Even if you’re really confident in one part of your life, it doesn’t mean you’ll feel the same about your finances. And when it comes to matters of money, women often don’t feel as confident as men, even if they’re very competent. By not acting, you could be affecting your financial future negatively.
If you’d like to know more about this phenomenon, check out the book, The Confidence Code. The authors make a compelling case that while women are exceedingly competent when it comes to many areas in life, including finance, they’re not always as confident as they need to be.
Another book I highly recommend is Women Don’t Ask. In this book, the authors reveal that of the business grads coming out of school today, on average only 7% of female students had negotiated their starting salary. But 57%―nearly eight times as many―of the men had asked for more money. The authors cite a study that by not negotiating her first salary, a woman can leave over a million dollars on the table over her working lifetime―by just not asking for more.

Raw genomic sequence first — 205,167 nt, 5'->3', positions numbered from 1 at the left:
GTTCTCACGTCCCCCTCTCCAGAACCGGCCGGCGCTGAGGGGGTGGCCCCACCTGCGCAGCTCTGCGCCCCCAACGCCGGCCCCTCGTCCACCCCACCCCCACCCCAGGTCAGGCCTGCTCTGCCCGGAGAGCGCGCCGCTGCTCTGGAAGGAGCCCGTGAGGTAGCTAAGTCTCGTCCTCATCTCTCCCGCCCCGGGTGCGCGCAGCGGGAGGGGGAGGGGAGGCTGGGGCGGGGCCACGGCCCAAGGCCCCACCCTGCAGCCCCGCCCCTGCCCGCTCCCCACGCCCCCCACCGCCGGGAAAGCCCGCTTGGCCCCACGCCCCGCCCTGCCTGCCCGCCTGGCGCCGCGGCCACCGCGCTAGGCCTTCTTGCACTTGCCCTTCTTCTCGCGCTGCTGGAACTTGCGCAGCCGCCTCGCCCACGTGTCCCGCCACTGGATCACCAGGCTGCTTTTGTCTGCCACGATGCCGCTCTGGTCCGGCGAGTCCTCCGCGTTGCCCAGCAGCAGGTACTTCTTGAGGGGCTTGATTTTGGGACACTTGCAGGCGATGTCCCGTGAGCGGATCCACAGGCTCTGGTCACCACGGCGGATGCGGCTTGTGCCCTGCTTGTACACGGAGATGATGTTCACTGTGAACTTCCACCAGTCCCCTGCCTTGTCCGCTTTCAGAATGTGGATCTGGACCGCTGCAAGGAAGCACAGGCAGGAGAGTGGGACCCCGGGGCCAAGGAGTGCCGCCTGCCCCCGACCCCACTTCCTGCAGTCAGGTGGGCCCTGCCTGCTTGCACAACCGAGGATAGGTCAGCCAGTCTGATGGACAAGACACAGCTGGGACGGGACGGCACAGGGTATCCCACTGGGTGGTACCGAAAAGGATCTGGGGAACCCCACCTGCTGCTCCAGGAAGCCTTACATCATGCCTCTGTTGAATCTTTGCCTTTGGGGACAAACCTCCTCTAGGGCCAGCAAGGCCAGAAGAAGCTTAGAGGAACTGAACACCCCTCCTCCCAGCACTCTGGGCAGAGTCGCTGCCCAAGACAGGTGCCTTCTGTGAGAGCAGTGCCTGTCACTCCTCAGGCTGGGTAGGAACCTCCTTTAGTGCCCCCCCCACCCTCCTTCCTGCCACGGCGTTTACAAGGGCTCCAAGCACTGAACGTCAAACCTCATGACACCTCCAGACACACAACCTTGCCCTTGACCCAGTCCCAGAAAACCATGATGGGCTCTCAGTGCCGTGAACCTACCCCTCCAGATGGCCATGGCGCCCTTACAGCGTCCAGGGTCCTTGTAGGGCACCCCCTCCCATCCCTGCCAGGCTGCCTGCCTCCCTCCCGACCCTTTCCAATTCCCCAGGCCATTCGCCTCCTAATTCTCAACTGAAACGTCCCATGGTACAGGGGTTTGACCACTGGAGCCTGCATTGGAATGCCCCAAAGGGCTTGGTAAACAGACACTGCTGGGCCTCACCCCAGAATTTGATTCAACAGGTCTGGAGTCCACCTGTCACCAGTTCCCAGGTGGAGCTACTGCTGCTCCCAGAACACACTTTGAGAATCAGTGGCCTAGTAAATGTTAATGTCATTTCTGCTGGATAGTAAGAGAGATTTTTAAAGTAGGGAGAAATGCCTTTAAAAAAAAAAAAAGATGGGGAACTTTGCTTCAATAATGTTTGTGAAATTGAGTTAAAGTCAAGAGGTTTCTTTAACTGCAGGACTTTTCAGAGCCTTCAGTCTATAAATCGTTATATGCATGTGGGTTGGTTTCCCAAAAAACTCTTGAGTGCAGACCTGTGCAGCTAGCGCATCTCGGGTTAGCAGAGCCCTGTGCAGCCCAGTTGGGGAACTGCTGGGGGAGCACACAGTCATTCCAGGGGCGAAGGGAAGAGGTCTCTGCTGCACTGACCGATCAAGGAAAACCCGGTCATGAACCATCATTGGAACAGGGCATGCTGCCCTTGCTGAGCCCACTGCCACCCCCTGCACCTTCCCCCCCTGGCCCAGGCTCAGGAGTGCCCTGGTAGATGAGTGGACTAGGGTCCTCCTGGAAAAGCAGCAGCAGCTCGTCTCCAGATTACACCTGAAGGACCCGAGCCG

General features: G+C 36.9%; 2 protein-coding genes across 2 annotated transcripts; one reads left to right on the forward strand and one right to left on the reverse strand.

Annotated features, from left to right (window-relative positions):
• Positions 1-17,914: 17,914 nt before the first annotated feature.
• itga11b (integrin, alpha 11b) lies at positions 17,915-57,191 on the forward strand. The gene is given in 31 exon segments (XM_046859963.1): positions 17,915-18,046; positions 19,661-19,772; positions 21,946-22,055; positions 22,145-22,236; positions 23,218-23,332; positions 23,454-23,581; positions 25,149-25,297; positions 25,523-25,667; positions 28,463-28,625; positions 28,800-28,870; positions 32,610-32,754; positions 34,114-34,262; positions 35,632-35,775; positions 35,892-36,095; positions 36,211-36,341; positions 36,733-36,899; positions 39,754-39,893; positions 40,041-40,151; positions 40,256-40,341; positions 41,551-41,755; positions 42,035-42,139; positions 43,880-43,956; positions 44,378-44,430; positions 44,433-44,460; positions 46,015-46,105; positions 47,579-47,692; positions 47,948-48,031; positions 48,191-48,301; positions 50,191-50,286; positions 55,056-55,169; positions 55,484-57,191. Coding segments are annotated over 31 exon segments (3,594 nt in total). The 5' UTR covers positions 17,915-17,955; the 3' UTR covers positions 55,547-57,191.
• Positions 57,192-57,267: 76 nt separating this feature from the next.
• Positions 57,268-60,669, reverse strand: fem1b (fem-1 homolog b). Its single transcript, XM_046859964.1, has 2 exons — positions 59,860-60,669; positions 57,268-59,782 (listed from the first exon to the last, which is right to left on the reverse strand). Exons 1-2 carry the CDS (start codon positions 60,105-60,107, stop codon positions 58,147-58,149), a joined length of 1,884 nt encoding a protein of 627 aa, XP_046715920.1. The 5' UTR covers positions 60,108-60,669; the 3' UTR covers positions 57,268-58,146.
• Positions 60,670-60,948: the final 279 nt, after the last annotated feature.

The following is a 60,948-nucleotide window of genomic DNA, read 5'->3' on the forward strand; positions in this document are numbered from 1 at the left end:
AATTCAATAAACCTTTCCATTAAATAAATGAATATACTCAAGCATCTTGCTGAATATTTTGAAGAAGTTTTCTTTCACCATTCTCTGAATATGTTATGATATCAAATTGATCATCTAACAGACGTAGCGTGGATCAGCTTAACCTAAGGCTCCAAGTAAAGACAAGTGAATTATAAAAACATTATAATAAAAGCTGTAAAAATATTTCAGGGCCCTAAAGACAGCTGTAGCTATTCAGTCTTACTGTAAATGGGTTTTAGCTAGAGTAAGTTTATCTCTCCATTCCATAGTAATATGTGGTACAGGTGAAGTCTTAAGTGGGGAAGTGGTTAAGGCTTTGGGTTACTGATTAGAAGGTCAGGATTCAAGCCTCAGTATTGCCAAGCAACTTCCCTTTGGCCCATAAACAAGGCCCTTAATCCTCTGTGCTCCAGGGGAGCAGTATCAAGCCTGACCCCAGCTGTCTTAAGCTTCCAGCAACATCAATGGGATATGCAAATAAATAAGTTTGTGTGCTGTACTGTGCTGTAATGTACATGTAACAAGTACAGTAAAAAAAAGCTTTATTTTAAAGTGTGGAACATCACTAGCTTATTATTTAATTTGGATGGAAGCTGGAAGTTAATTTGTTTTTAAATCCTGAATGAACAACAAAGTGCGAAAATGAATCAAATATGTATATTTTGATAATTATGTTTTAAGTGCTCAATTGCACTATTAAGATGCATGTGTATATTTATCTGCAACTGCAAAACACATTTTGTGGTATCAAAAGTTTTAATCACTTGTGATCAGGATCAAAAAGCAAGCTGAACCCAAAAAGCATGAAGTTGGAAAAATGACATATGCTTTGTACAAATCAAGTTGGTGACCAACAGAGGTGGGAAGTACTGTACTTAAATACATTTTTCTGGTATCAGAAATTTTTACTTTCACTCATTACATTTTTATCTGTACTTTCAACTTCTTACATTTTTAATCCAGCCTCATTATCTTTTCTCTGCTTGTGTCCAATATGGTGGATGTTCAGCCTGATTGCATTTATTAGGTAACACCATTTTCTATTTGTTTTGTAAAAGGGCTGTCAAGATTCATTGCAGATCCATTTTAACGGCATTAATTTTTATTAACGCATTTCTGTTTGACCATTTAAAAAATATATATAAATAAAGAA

It helps to understand a nuanced term: “self-efficacy”. It’s slightly different than self-confidence. It’s your belief in your ability to succeed at something. And when it’s low, we don’t even jump in the ring because we can feel overwhelmed and confused about where to start.
A reader recently reached out to me over email and told me that she was a super confident woman in many areas of her life. She was a professional and had even taken the Canadian Securities Course in her early twenties so she would have a solid understanding of investments and the markets. Yet she confided to me that she gave the financial controls totally over to her husband during their entire marriage. Today, over 30 years later, she’s getting a divorce and is taking comfort in the fact that her self-efficacy can be built up, and with relatively easy steps.
Once you put one foot in front of the other, before long, you have a solid path that can help you reach your financial goals.
Check out Build your money confidence for simple steps you can take to increase your own confidence and self-efficacy.
For the latest financial planning advice delivered right to your mailbox, sign up for our free newsletter, Here's the Plan™.